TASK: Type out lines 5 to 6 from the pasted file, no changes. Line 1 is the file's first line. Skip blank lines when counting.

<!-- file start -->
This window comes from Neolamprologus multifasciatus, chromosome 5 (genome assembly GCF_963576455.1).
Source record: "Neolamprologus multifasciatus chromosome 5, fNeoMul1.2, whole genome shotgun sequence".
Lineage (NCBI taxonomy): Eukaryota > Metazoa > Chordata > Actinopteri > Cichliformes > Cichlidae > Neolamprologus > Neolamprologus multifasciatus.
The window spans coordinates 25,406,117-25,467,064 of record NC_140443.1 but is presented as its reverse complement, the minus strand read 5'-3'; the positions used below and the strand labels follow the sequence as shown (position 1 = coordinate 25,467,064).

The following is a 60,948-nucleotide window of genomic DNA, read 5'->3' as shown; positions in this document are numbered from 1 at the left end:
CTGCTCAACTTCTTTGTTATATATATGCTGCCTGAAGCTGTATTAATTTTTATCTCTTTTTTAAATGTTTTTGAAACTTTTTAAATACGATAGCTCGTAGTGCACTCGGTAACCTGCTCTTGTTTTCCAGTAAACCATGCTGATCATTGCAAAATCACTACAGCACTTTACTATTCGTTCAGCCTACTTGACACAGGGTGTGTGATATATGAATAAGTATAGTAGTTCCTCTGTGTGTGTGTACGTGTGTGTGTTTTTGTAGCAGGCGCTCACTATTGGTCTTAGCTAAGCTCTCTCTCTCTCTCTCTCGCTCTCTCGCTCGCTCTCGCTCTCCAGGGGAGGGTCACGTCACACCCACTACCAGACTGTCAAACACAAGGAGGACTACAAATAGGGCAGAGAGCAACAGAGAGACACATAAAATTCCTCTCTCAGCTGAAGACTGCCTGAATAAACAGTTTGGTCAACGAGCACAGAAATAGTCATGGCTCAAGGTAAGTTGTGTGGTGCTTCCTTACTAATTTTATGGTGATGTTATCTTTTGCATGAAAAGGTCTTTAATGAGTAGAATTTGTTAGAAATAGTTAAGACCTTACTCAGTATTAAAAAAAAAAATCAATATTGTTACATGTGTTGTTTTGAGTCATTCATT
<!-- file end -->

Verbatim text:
The following is a 60,948-nucleotide window of genomic DNA, read 5'->3' as shown; positions in this document are numbered from 1 at the left end:
CTGCTCAACTTCTTTGTTATATATATGCTGCCTGAAGCTGTATTAATTTTTATCTCTTTTTTAAATGTTTTTGAAACTTTTTAAATACGATAGCTCGTAGTGCACTCGGTAACCTGCTCTTGTTTTCCAGTAAACCATGCTGATCATTGCAAAATCACTACAGCACTTTACTATTCGTTCAGCCTACTTGACACAGGGTGTGTGATATATGAATAAGTATAGTAGTTCCTCTGTGTGTGTGTACGTGTGTGTGTTTTTGTAGCAGGCGCTCACTATTGGTCTTAGCTAAGCTCTCTCTCTCTCTCTCTCGCTCTCTCGCTCGCTCTCGCTCTCCAGGGGAGGGTCACGTCACACCCACTACCAGACTGTCAAACACAAGGAGGACTACAAATAGGGCAGAGAGCAACAGAGAGACACATAAAATTCCTCTCTCAGCTGAAGACTGCCTGAATAAACAGTTTGGTCAACGAGCACAGAAATAGTCATGGCTCAAGGTAAGTTGTGTGGTGCTTCCTTACTAATTTTATGGTGATGTTATCTTTTGCATGAAAAGGTCTTTAATGAGTAGAATTTGTTAGAAATAGTTAAGACCTTACTCAGTATTAAAAAAAAAAATCAATATTGTTACATGTGTTGTTTTGAGTCATTCATT